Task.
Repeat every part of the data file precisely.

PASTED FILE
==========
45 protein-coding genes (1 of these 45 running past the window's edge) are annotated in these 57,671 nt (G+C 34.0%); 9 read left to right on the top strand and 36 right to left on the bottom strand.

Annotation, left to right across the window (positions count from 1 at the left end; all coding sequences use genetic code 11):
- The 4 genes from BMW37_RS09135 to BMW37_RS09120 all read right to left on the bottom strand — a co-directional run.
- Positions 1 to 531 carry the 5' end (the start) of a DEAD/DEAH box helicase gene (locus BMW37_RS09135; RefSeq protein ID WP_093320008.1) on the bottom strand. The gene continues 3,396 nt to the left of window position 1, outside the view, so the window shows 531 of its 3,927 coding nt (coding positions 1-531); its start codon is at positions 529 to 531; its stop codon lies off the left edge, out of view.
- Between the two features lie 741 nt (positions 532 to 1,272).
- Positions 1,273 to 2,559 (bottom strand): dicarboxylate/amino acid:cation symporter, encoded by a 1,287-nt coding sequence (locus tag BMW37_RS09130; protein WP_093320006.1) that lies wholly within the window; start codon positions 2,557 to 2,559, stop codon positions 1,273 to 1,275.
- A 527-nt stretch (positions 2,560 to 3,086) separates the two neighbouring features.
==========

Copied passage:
45 protein-coding genes (1 of these 45 running past the window's edge) are annotated in these 57,671 nt (G+C 34.0%); 9 read left to right on the top strand and 36 right to left on the bottom strand.

Annotation, left to right across the window (positions count from 1 at the left end; all coding sequences use genetic code 11):
- The 4 genes from BMW37_RS09135 to BMW37_RS09120 all read right to left on the bottom strand — a co-directional run.
- Positions 1 to 531 carry the 5' end (the start) of a DEAD/DEAH box helicase gene (locus BMW37_RS09135; RefSeq protein ID WP_093320008.1) on the bottom strand. The gene continues 3,396 nt to the left of window position 1, outside the view, so the window shows 531 of its 3,927 coding nt (coding positions 1-531); its start codon is at positions 529 to 531; its stop codon lies off the left edge, out of view.
- Between the two features lie 741 nt (positions 532 to 1,272).
- Positions 1,273 to 2,559 (bottom strand): dicarboxylate/amino acid:cation symporter, encoded by a 1,287-nt coding sequence (locus tag BMW37_RS09130; protein WP_093320006.1) that lies wholly within the window; start codon positions 2,557 to 2,559, stop codon positions 1,273 to 1,275.
- A 527-nt stretch (positions 2,560 to 3,086) separates the two neighbouring features.